My own last regular printed output has also come to an end in January  but it was a bloodless end, the death of the magazine Cambria came because it simply could not afford to continue without Welsh Books Council grant aid.  And committees  don’t wish to fund ‘more of the same’ indefinitely.  Cambria has existed for 18 years and for most of them I have been its garden correspondent.  It seldom could afford to pay me, but I was rewarded in other ways;  my copy was never hacked about by an insensitive editor, my pictures were reproduced handsomely, my picture captions emerged correct.  These are virtues which cannot be taken for granted in the world of magazines.  The choice of topics was invariably mine, and my final piece was an account of a visit to the immaculately restored and recreated Allt-y-bela.  The story had first appeared on this blog, in July 2014.  As a final bonus, the magazine has long enjoyed a special status in the catalogues of the National Library of Wales.  So for every article in Cambria, I have been awarded an author-indexed entry in their catalogue, as I would be for articles in more heavy-duty scholarly publications about Wales.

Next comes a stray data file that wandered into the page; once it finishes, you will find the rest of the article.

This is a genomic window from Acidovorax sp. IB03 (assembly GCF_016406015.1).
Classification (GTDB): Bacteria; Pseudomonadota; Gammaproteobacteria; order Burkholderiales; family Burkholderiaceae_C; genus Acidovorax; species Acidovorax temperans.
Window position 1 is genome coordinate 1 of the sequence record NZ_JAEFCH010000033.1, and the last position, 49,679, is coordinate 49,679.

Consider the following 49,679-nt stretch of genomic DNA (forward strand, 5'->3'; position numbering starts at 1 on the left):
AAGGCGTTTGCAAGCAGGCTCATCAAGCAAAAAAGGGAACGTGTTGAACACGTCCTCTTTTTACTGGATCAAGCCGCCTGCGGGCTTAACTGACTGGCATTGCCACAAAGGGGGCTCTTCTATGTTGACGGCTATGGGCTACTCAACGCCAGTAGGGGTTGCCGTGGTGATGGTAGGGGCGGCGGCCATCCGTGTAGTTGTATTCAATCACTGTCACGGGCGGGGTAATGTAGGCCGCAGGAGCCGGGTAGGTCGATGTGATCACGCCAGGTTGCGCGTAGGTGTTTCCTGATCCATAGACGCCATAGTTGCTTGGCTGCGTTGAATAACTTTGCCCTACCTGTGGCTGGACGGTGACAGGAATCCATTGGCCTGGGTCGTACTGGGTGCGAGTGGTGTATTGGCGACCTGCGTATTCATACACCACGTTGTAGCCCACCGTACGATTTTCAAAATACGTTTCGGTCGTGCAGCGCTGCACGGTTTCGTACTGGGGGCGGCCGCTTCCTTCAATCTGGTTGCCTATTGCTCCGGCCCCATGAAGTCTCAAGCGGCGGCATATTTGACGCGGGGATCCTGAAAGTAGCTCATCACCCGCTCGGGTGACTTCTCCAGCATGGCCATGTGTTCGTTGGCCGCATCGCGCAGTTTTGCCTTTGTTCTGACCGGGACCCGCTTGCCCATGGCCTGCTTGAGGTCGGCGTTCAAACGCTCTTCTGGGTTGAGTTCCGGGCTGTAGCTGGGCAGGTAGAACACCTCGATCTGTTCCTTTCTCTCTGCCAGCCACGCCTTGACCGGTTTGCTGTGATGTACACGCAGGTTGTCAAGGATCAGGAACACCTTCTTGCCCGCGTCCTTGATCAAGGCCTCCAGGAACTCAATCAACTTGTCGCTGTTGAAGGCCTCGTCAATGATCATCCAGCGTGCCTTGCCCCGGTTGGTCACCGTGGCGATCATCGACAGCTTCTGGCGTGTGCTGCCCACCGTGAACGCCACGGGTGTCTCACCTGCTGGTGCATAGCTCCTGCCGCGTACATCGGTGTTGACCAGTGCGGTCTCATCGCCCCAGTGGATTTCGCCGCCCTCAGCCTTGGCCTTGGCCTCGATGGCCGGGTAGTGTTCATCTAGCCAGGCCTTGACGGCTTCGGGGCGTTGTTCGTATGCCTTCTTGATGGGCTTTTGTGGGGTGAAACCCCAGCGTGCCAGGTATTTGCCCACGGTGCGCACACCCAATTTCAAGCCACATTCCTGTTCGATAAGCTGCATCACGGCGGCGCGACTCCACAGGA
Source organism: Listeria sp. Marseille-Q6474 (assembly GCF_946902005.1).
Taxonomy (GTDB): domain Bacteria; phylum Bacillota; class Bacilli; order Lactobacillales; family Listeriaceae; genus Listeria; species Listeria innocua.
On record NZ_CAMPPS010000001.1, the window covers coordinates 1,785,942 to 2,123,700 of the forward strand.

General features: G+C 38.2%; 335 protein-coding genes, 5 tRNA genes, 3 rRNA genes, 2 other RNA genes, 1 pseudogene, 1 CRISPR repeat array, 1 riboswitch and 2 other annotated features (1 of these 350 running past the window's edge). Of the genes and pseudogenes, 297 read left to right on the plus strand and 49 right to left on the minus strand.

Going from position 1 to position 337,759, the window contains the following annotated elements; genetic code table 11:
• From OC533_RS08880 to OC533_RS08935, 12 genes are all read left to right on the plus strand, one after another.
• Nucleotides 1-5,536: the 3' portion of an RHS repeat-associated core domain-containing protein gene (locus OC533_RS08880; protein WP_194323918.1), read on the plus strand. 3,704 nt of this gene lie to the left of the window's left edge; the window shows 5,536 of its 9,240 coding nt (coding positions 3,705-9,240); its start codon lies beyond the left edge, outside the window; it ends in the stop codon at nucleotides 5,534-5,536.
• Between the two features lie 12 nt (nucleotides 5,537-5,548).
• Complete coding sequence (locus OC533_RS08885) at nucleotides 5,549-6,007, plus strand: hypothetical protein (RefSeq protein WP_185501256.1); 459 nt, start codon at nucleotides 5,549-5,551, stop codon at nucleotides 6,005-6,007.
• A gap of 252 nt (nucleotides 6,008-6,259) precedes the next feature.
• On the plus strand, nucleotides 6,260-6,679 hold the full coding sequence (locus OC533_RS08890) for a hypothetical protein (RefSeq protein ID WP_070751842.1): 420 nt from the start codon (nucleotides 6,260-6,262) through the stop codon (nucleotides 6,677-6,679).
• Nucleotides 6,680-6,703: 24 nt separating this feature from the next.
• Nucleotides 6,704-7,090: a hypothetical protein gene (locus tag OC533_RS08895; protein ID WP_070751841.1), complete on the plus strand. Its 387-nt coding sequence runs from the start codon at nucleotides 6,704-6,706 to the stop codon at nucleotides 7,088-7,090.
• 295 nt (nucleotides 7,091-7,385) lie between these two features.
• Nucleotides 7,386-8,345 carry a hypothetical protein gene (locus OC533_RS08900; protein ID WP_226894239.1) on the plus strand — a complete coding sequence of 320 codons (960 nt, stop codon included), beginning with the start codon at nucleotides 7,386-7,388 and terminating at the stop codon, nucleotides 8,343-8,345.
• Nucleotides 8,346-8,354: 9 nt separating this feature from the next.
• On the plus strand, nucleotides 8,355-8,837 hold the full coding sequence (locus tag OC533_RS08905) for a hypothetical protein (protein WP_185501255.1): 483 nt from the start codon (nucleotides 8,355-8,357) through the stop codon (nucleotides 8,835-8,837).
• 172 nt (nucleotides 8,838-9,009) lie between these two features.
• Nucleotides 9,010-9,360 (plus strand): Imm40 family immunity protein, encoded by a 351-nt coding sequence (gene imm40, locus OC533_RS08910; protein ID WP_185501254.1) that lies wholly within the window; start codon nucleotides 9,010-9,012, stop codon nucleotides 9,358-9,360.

The last issues of Cambria magazine

The last issues of Cambria magazine